How to Make Copper Sulphate In Distilled Water

Written by sean lancaster
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How to Make Copper Sulphate In Distilled Water
Learn to make copper sulphate solutions based on the concentration you need. (Photos.com/Photos.com/Getty Images)

Copper sulphate is a reagent used in many applications. It serves as an algicide for aquarium operators and as a plating solution for the copper plating industry. The standard solvent for a copper sulphate solution is distilled water. The distilled water ensures that there are no other salts contaminating the solution. Depending on the concentration of copper sulphate solution you need, you may have to use a different technique than just adding the copper sulphate crystals to distilled water.

Skill level:
Moderately Challenging

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Things you need

  • Goggles
  • Latex gloves
  • Beaker
  • Distilled water
  • Copper sulphate pentahydrate
  • Stir rod
  • Heating plate
  • Citric acid crystals
  • Ice bath
  • Thermometer

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Instructions

    Direct Addition

  1. 1

    Put on your goggles and latex gloves. These items are safety equipment that will prevent any injury to you. Some of the reagents used in the preparation of copper sulphate can cause burns or skin irritation.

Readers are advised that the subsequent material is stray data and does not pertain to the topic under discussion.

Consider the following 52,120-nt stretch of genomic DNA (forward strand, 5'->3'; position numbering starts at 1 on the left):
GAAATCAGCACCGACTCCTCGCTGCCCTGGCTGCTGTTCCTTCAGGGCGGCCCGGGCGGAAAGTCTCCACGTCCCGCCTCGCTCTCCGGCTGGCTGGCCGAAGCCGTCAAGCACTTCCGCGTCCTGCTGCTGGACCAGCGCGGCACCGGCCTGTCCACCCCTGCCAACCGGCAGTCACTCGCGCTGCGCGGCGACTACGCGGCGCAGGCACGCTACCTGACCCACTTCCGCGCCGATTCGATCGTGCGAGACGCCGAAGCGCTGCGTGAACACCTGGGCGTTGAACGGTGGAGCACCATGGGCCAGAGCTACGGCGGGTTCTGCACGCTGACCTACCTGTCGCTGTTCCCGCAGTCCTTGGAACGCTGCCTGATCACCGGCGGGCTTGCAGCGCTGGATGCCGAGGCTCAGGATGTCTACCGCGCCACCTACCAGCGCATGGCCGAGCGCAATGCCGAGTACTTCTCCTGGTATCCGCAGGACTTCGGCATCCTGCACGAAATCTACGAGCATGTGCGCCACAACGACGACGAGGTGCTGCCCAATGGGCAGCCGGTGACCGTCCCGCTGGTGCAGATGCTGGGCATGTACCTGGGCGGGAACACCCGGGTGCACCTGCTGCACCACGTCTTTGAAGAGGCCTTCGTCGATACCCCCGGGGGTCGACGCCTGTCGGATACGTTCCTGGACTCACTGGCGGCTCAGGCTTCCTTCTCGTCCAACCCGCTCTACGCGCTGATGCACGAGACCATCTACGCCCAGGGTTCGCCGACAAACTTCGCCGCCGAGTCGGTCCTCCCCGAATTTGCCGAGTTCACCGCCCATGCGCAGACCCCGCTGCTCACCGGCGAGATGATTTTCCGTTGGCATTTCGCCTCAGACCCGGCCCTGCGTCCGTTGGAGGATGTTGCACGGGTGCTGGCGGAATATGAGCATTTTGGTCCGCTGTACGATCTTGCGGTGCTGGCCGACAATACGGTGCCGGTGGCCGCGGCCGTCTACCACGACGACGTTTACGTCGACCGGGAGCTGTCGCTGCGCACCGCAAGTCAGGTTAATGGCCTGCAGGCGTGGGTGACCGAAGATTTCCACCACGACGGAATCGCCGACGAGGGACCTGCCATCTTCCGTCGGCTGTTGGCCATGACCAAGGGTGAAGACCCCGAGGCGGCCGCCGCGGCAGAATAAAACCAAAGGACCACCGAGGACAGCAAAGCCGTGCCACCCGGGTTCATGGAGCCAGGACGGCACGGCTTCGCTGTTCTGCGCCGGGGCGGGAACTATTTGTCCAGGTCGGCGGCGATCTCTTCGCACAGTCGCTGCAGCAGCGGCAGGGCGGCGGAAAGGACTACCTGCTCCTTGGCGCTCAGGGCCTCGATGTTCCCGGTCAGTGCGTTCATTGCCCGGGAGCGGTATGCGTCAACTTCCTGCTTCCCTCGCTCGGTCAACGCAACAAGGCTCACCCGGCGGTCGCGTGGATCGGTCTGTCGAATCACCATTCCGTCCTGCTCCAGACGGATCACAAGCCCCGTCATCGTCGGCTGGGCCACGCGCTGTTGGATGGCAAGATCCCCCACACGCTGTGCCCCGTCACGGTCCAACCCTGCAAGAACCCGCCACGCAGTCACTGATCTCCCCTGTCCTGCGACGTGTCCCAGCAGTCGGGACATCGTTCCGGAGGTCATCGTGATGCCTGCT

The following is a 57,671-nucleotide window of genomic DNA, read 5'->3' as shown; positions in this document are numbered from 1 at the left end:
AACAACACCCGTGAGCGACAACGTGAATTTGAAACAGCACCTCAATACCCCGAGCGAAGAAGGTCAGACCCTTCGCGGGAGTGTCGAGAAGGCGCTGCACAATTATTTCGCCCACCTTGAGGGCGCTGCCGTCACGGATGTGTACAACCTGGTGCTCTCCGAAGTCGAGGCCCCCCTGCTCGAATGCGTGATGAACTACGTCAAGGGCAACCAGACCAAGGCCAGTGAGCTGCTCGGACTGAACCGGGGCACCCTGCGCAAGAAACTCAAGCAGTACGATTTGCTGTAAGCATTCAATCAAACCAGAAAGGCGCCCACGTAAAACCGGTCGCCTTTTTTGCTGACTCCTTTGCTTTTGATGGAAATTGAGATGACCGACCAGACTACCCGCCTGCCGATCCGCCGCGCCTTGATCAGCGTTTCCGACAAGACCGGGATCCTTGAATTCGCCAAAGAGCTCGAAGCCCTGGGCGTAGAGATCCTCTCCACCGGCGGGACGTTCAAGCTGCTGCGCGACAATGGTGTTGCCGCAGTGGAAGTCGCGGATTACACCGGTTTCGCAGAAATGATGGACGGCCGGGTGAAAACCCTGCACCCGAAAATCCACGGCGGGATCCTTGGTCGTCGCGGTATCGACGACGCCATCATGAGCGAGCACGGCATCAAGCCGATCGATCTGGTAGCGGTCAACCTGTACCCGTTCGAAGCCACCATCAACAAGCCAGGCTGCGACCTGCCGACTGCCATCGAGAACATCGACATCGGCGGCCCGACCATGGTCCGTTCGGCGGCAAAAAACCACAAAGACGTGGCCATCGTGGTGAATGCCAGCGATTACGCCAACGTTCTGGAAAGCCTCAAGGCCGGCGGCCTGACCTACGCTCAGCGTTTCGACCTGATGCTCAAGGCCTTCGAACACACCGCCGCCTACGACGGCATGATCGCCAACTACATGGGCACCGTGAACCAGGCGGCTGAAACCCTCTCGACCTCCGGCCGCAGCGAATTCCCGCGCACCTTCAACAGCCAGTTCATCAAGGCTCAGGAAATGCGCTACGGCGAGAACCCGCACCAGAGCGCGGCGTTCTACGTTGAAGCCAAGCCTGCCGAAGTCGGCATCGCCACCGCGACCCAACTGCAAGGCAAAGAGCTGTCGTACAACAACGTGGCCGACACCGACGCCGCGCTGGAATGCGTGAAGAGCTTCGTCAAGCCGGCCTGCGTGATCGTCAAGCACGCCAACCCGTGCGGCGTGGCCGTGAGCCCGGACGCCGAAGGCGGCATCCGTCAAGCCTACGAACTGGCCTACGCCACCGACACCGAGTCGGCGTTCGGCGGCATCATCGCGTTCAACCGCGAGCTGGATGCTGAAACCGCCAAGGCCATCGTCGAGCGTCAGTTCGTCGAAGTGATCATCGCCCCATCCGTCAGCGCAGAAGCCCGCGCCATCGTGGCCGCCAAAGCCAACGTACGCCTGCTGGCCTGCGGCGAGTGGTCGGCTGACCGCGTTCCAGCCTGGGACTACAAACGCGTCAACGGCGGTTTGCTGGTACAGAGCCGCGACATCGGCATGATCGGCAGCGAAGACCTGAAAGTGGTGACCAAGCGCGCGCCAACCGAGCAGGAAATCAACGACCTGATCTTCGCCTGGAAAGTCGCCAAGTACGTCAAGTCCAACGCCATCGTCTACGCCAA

2. 2

    Place a beaker in the laboratory bench. Choose an appropriate size beaker that holds twice the amount of solution than what you need to make.

  3. 3

    Add the amount of distilled water for your solution to the beaker. Pour the water into the beaker slowly to avoid spilling any over the sides.

  4. 4

    Weigh out the amount of copper sulphate required to make the concentration of solution that you require. Copper sulphate is slightly soluble in water, so if you need a greater concentration than approximately 100g per litre, select a different method for generating the solution.

  5. 5

    Add the copper sulphate to the distilled water and stir with a stirring rod until all the crystals have dissolved in the distilled water.

  6. 6

    Heat the solution using a heating plate if necessary to get the crystals to dissolve. The heat will allow more crystals to dissolve in the water; however, you run the risk of obtaining a super saturated solution that will precipitate out crystals as it cools.

    Using Citric Acid

  1. 1

    Complete the first three steps for the previous method.

  2. 2

    Weigh out the amount of copper sulphate required and an equal amount of citric acid crystals. Citric acid helps the copper sulphate dissolve in water and provides a stabilising effect to the resulting solution.

  3. 3

    Add the citric acid and copper sulphate to the beaker of water. Stir with a stirring rod until all the solid dissolves.

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